Chris Yip: Science Savant


Photo by Kimia Shahidi.

In one of his first ever Instagram posts, junior Chris Yip shares a picture of a No. 11 blade scalpel with the caption, “Monday Medical Trivia – What type of scalpel blade is this? What is it used for?” Most students wouldn’t know that the blade is used for stab incisions, and most students would question such a post. However, it is clear that science plays a crucial role in his everyday life. While others tend to allow emotions and opinions cloud their perspectives, Chris’s love for science allows him to view the world in an objective manner.

“I try to think about a lot of things in terms of how does it work, how does everything come together to make it work?” Chris said. “I try to look at things in a more logical perspective. A lot of things [fall in] gray areas, but a lot of things are black and white and you can [ask about] how it works.”

A few childhood science fair projects helped inspire Chris’s passion for science. In the sixth grade, he participated in one of his first major science projects that focused physics through testing bridge strength. However, it was only while taking Biology Honors with Jacob Russo in his freshman year that Chris fell in love with biology.

“[Sometimes] during my free time, I look into anatomy and medicinal stuff,” Chris said. “I got a couple of textbooks from my uncle, he’s an optometrist, but he didn’t need some of his medical textbooks anymore, so I got a couple of them from him. Sometimes, in my free time, I’ll look through those.”

Nowadays, many students are divided between STEM — science, technology, engineering and math—courses and humanities — English and history, among others. While these areas of study are distinct and equally important, Chris leans toward STEM.

“Writing and history I know are important things, but I’m just not interested in them as much. I really don’t like the open-endedness of everything and I really don’t feel like there’s one super clear goal. In science, you’ve got the goal of medicine, you’ve got the goal of how do I save this person’s life? How do I improve the quality of life?”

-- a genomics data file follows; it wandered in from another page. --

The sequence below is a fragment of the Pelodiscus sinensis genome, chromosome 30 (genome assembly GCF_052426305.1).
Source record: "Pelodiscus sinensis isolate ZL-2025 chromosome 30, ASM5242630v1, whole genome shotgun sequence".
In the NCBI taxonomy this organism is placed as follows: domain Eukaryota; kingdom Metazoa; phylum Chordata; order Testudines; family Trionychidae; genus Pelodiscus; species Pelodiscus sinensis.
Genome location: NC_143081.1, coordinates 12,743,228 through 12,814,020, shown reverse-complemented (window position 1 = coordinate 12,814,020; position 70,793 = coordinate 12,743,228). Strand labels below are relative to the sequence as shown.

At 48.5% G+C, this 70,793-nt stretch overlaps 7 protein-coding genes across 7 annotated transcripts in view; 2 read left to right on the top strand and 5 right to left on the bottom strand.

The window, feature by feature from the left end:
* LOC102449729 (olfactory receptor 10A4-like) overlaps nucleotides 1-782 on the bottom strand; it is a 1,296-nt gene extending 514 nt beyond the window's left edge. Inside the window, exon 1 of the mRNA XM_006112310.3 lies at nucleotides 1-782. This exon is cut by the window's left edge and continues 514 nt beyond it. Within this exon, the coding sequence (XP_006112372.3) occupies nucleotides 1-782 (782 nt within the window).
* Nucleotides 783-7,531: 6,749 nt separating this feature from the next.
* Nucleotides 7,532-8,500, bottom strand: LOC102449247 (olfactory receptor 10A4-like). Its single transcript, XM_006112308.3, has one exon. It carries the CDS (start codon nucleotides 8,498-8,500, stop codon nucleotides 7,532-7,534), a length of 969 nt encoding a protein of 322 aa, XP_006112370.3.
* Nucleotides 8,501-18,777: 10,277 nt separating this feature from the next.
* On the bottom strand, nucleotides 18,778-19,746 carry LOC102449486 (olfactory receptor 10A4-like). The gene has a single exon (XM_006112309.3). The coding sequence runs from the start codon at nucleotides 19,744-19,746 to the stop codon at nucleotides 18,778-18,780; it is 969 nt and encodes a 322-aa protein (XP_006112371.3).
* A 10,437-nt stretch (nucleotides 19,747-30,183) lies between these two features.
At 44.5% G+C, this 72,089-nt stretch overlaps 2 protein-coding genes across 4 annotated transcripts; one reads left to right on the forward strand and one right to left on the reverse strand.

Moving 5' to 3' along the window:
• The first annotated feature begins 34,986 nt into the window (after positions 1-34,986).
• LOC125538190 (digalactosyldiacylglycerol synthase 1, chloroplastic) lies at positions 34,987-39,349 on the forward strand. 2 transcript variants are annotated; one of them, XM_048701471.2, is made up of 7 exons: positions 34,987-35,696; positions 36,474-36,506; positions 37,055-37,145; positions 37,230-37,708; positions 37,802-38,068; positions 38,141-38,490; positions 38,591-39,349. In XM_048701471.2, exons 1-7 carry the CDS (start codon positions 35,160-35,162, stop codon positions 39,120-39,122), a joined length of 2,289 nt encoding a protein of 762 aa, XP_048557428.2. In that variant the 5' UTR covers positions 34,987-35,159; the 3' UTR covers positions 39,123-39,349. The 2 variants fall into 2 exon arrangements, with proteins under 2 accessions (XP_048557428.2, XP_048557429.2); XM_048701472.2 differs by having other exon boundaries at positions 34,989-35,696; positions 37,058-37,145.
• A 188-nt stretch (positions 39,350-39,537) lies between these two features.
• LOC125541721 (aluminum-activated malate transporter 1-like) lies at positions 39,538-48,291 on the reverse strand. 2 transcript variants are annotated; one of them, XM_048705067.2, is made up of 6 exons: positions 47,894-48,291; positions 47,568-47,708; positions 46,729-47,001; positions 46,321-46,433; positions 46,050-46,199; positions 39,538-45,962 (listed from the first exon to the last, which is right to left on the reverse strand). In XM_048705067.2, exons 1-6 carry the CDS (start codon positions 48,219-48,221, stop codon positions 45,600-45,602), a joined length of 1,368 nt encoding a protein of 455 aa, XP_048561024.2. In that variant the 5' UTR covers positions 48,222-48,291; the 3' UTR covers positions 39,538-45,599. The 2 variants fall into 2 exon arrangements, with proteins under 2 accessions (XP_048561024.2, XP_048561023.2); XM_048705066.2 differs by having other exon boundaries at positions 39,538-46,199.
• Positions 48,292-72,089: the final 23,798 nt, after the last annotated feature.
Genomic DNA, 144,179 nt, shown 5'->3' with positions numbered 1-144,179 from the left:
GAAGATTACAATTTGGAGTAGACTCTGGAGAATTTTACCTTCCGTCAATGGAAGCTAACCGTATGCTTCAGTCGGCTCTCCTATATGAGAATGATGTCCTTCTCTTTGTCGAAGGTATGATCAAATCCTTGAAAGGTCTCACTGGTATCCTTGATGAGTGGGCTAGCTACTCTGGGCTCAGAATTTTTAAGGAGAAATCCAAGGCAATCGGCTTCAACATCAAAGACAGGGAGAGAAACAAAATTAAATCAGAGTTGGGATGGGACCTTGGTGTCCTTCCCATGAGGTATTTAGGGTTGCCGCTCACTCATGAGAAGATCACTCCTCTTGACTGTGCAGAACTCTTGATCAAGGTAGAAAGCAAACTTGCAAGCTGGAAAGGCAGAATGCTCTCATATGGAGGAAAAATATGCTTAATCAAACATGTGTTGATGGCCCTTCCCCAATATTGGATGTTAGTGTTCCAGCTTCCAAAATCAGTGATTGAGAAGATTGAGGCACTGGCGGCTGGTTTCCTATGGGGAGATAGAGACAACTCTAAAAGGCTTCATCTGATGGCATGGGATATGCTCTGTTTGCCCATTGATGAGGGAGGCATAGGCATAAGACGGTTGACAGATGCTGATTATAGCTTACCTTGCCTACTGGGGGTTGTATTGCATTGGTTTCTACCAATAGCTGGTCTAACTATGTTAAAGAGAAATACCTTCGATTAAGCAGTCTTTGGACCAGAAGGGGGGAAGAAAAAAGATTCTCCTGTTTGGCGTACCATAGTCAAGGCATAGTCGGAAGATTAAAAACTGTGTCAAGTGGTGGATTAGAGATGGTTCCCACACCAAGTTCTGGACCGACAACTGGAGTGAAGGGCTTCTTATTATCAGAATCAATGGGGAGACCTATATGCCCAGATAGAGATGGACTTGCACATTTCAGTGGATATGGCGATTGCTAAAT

During the summer, Chris attended two different internships — one at Johns Hopkins Hospital and the other at Washington University in St. Louis. In both, Chris was the youngest intern by two or three years. While on staff, Chris experienced everyday worklife in a hospital including cadaver dissections, dealing with a patient who was hit by a car while playing Pokemon Go and even gunshot wound victims.

“[They were] pretty general internships at a hospital,” Chris said. “In both of them, I was rotated around different departments like radiology, pharmaceuticals, E.R., internal medicine, pathology and physical therapy.”

In all the different fields of science, Chris finds himself most attracted to fields that require one to be prepared for surgery within a moment’s notice. Although he is known for his consistent and ordered personality, he is the most interested in jobs where he can expect different challenges every day.

“An acute critical care surgeon is by far one of the most interesting jobs in a hospital,” Chris said. “I mean there are a lot really good jobs in the hospital, but you need to be able to diagnose illnesses and stuff — I really like acute critical care surgery, it’s pretty much trauma surgery, emergency surgery. I like it because it’s more varied. A lot of doctors are going to wake up knowing ‘oh in two months I’m going to operate on Suzie Whatever for some brain tumor or something.’ I like the variety and generally I feel excited and more interested [in it] than other fields.”

To Chris, the most important reason why he is looking to pursue a career in science is because of the direct impact it has on people’s lives. It is the satisfaction of knowing that he would be saving lives that drives Chris to learn more about medicine and human anatomy.

“I don’t think I would be satisfied going to work at Apple every day [or any tech company]. I mean that’s a good job too but I feel going to work as a doctor or something would allow me to have a better impact on other people… working with other people [and] saving lives, that’s got a bigger impact.”